Later, I pray again for the strength to stay awhile in my own wilderness space; to commit to the wandering and waiting, as the Israelites did; and to trust the call to this journey, knowing I am not alone. 

Tuesday, October 6, 2020

This Cat's Purr

 



Cats purr … with a consistent pattern and frequency between 25 and 150 Hertz. Various investigators have shown that sound frequencies in this range can improve bone density and promote healing. . . in bones and muscles. - Scientific America, “Why do cats purr?” April 2006

After a good cry,  
I pick up the cat, 
who's sprawled
across my office floor, 
limp and heavy
with sleep. I curl
his body against my heart, 
where he settles and purrs 
himself back into unconsciousness. 

Did five-year-old me know, 
when she begged to own a kitten, 
that even this need would be met? 

No, of course not. 

This cat’s purr, 
radiating healing, 
is pure grace – a combination 
of creation’s wisdom and a little 
girl’s intuition, to hold what is 
soft and healing to her 
gentle, loving heart. 



Me, age 5, holding two of my very first kittens.

Wednesday, September 23, 2020

A World in Transition

We walk daily circles around the yard, stretching our legs amidst long hours spent working on screens.  Frost arrived this weekend, impossibly early, and now, as we walk and watch, we witness the world - birthed in spring and matured in summer - receding, one plant, one insect, at a time.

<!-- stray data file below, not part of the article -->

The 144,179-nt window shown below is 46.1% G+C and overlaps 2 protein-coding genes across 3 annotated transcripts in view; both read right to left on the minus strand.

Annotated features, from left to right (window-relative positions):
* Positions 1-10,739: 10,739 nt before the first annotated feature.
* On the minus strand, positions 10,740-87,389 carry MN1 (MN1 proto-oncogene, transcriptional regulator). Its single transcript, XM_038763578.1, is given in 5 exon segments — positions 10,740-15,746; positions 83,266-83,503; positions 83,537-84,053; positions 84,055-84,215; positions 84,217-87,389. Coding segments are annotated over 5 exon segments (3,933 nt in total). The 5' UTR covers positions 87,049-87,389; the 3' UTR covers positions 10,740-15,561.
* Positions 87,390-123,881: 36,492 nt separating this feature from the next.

Frost has blackened leaves on the pepper plants in our garden, indiscriminately shriveling some while others remain unmarred. This morning, after three nights in the 30s, most of the Zinnias bear damage – some petals bleached white, others prematurely shriveled and brown. 

It’s strange, how the touch of frost’s icy fingers produces an effect so similar to fire, both burn at the touch. Too hot or too cold, the impact is the same – the shriveling, blackening, pulling back from life. 

The new purple Aster, a fall bloomer and late food source for honeybees preparing for winter, has yet to form buds. But our mums are crowned with hundreds of tight-fisted possibilities, green buds with just a hint of color foretelling the shade of flowers to come – rusty gold or brick red. 

Every day, I check the progress of a monarch cocoon that dangles precariously on the underside of a giant milkweed leaf. The cocoon is still largely green, and I wonder at the frost’s impact on the caterpillar’s delicate transformation. Will new life emerge in time to wing its way south to Mexico or will it be forever suspended, stunted, neither able to return to what it was or emerge into what it will be? 

Our kids are happy to be back at school, walking off to classrooms and tethered to laptop screens. My husband continues to work, steadily, at his make-shift desk in the unheated mudroom. I alone, have no place to be. I have no work to return to and what I will be, what I will do beyond the daily, has yet to emerge. 

I feel in myself the anxiety of being suspended between what was and what will be. Perhaps, this is why I visit the monarch each day - hoping for its transformation to be complete, hoping it emerges in time to head off to a balmy winter retreat. The chrysalis invites me to a stark surrender, a willingness to let go and wait to see what emerges.